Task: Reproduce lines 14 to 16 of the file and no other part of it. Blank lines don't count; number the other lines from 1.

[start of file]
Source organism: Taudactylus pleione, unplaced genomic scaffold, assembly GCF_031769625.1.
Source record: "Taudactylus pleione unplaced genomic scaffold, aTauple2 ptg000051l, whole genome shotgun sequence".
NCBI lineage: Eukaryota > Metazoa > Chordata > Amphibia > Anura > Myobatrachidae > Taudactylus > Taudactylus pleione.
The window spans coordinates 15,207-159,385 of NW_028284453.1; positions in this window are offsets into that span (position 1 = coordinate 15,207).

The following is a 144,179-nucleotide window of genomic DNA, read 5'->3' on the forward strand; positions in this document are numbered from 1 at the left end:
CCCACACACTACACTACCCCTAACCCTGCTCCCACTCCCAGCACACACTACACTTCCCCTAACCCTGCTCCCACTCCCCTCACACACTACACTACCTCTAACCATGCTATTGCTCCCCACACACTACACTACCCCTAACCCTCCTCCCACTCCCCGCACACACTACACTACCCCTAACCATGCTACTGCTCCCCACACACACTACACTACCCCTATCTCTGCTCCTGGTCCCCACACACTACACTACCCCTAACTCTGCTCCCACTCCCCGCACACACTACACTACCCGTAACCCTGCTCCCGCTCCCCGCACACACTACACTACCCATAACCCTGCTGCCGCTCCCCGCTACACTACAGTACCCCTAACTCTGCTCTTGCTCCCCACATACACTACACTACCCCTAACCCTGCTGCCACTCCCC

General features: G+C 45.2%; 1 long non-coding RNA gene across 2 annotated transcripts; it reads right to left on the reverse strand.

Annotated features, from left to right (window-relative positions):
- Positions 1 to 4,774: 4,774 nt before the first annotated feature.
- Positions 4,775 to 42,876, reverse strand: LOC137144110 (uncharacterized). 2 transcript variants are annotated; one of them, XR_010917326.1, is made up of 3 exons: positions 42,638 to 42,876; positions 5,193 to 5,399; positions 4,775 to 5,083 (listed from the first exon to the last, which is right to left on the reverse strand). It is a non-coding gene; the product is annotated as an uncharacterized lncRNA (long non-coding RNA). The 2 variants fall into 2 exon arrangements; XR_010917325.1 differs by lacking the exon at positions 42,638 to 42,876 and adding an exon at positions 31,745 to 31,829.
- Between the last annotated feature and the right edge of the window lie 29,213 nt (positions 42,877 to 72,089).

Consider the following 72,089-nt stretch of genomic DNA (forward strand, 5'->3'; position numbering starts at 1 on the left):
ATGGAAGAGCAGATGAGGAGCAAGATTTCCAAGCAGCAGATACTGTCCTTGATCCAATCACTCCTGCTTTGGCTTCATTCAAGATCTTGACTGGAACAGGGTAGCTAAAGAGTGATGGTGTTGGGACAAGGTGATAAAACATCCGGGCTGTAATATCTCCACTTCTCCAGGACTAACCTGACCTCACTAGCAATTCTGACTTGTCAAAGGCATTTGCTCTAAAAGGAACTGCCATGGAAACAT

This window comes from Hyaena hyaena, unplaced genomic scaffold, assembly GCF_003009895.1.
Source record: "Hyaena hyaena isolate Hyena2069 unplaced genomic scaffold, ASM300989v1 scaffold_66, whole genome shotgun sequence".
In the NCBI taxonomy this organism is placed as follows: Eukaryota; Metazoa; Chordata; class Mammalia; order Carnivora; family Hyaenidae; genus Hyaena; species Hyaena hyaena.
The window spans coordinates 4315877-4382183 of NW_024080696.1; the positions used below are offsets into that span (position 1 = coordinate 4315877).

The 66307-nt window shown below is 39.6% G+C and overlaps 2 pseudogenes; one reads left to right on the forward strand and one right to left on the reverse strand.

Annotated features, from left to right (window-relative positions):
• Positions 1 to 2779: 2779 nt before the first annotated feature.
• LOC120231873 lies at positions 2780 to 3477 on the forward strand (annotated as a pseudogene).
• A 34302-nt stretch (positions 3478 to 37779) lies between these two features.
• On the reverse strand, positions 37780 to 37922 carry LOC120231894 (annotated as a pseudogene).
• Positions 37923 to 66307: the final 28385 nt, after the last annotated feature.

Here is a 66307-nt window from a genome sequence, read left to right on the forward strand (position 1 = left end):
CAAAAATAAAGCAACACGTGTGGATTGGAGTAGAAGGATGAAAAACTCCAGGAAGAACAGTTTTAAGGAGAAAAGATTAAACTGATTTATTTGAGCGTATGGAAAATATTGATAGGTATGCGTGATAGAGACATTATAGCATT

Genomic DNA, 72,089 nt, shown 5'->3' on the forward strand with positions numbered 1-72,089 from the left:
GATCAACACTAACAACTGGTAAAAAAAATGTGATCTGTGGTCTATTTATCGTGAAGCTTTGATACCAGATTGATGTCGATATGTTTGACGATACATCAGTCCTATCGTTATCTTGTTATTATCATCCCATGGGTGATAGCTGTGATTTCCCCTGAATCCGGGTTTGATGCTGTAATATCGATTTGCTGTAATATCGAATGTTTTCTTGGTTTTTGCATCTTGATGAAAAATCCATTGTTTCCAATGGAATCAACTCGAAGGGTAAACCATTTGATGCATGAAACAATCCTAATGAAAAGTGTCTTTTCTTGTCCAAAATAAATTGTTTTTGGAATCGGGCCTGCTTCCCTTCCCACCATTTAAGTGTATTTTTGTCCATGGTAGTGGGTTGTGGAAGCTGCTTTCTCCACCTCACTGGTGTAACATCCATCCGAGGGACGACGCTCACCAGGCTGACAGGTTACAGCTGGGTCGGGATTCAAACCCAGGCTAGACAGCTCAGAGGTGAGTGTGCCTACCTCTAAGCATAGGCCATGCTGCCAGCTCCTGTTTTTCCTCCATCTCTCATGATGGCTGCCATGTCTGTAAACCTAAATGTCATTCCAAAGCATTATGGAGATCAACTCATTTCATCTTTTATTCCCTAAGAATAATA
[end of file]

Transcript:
This window comes from Hyaena hyaena, unplaced genomic scaffold, assembly GCF_003009895.1.
Source record: "Hyaena hyaena isolate Hyena2069 unplaced genomic scaffold, ASM300989v1 scaffold_66, whole genome shotgun sequence".
In the NCBI taxonomy this organism is placed as follows: Eukaryota; Metazoa; Chordata; class Mammalia; order Carnivora; family Hyaenidae; genus Hyaena; species Hyaena hyaena.